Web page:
Boards must signal to their staff that quality is a dynamic process that is never ‘finished’, and that each member of the organisation can make a positive contribution to improving quality and safety.  Human factors supports boards to develop a more open and enquiring approach to quality by challenging entrenched assumptions and seeking a diversity of feedback and performance information, which is essential for countering group-think and confirmation bias. It also drives the development of tailored, timely, proactive in-house assurance processes that focus less on retrospective regulatory processes and compliance, in favour of a more predictive, preventative and solutions-focused view of risk and mitigating out potential for harm. This engenders collective responsibility and accountability for quality, helping to avoid a ‘blame culture’. High-performing trusts that openly credit the contribution of human factors to their strong board leadership on quality include Nottingham University Hospitals, Cheshire and Wirral Partnership and Salford Royal.

local leadership remains key: provider boards must drive their own organisations towards cultures of greater learning and improvement


Staff experience, so closely correlated to patient experience, is the most powerful antecedent to improved organisational culture and care quality. Research shows that staff are most productive and happy when they feel a high degree of control at work, are involved in local decision-making and perceive strong support from colleagues and managers. Human factors helps achieve this, as it gives staff the tools and insight to reflect on their performance, both individually and as part of teams, in the context of their work environment, and to consider how resourcing, management support and operational systems could be improved.  This approach has contributed significantly to Wrightington, Wigan and Leigh NHS Foundation Trust’s improved staff engagement and reductions in avoidable harm, and also to east London’s organisation-wide training in continuous quality improvement, where there have been remarkable gains in staff engagement, wellbeing, patient outcomes and experience.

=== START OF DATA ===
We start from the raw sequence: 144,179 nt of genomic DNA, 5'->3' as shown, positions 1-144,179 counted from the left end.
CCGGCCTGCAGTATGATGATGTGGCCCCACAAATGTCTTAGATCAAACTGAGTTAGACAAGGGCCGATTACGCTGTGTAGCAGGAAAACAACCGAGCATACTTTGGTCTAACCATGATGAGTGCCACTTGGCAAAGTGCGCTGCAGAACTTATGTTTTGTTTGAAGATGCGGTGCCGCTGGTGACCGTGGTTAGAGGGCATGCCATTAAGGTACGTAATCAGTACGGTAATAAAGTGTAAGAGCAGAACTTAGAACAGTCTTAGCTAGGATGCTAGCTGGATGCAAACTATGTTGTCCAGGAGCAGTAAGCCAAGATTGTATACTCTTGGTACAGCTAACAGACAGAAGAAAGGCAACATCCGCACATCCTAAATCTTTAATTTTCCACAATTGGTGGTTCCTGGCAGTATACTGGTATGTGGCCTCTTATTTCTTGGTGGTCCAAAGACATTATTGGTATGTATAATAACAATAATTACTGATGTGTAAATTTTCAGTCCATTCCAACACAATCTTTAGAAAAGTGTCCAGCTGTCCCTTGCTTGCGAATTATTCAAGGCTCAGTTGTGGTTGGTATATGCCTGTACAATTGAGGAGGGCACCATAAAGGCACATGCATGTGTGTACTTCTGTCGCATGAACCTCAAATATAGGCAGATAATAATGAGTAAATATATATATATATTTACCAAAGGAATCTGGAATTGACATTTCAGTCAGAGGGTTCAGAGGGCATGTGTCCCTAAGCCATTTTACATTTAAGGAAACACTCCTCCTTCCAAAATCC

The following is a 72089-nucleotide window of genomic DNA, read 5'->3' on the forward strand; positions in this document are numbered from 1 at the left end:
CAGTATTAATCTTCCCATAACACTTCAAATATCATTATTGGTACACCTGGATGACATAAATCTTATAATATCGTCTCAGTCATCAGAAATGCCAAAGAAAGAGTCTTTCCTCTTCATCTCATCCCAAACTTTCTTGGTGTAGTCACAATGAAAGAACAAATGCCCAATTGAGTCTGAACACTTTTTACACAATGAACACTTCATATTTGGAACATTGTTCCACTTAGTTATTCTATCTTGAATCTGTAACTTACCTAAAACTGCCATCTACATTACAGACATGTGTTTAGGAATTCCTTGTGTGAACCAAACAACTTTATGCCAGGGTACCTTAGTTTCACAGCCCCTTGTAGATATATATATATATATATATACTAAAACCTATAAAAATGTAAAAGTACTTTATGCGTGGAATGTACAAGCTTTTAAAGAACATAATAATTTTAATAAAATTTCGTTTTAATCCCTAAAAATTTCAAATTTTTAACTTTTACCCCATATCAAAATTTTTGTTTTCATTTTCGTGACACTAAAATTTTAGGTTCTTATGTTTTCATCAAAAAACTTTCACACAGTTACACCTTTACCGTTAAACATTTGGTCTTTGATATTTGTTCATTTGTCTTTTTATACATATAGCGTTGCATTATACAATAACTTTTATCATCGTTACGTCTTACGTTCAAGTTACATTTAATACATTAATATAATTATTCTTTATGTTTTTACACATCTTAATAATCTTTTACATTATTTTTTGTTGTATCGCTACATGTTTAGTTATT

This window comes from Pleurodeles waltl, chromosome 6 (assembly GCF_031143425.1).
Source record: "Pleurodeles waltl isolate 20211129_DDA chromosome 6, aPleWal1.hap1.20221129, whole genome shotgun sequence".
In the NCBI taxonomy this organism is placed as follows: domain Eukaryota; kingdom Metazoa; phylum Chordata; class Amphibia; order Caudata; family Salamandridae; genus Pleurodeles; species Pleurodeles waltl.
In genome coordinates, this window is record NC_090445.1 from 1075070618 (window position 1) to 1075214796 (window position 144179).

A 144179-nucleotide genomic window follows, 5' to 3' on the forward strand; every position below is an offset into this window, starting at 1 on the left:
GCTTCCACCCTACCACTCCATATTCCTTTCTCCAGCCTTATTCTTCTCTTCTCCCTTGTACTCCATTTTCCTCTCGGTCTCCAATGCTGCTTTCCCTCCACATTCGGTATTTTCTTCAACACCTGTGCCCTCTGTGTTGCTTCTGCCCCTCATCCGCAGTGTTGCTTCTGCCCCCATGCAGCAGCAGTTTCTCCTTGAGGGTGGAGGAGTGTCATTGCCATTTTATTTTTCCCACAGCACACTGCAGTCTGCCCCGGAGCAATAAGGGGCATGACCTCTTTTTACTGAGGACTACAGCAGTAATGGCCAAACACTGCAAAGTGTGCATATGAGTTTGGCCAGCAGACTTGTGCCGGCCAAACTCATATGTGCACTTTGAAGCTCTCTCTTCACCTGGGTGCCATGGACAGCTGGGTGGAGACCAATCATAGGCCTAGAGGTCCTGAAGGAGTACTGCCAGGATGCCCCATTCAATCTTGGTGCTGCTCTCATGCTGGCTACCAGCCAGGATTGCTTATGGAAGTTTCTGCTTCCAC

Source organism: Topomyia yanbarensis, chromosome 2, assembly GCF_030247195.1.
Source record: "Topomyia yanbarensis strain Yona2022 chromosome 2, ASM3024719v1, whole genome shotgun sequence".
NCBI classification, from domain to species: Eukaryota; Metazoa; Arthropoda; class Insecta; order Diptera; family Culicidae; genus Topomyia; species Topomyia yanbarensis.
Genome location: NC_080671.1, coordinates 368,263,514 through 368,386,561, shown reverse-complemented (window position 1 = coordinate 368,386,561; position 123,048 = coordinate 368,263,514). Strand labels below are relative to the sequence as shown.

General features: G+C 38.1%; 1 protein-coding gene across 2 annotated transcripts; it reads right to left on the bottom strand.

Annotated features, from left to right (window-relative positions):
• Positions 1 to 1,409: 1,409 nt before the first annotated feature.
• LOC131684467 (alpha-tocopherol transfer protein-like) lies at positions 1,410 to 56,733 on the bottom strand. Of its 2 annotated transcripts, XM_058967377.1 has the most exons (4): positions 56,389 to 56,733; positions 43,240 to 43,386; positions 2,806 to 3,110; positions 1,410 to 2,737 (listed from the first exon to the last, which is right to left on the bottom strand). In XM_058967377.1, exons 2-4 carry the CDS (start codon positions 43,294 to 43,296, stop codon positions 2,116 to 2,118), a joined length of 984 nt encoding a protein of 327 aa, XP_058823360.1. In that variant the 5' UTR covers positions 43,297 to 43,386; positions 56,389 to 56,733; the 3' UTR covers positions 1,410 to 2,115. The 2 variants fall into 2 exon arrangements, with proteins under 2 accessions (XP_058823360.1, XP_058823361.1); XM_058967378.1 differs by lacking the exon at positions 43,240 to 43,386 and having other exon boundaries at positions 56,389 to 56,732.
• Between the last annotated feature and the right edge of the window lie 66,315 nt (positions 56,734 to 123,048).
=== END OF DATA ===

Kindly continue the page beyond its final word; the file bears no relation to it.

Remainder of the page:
Co-designing treatment 

For patients, human factors approaches offer the solution to most effectively designing care around their needs. By co-designing care and treatment, patients are more effectively incorporated into the process of care. This in turn engenders ownership of treatment and outcomes, and a greater sense of control and capacity to contribute to their own recovery and ability to remain well. Mersey Care designed its new mental health facility Clock View hospital using human factors science, learning and understanding how people interact with the environment in their workplace in a positive way and the way in which patients and staff benefit from an internal and external therapeutic setting using landscaping, spaces and art to improve their  experience. 

These are just snapshots of how human factors offers a highly useful framework for boards to develop more just, open and positive organisational cultures and improve the experience, efficacy, productivity and efficiency of giving care. Culture change only succeeds when it is locally-led.  The growing application of human factors, drawing on peers’ good practice and ample supporting guidance, can deliver greater insights for boards into their own behaviour and of their staff and patients, to help cultivate more highly performing organisations and better care.

This blog was published by National Health Executive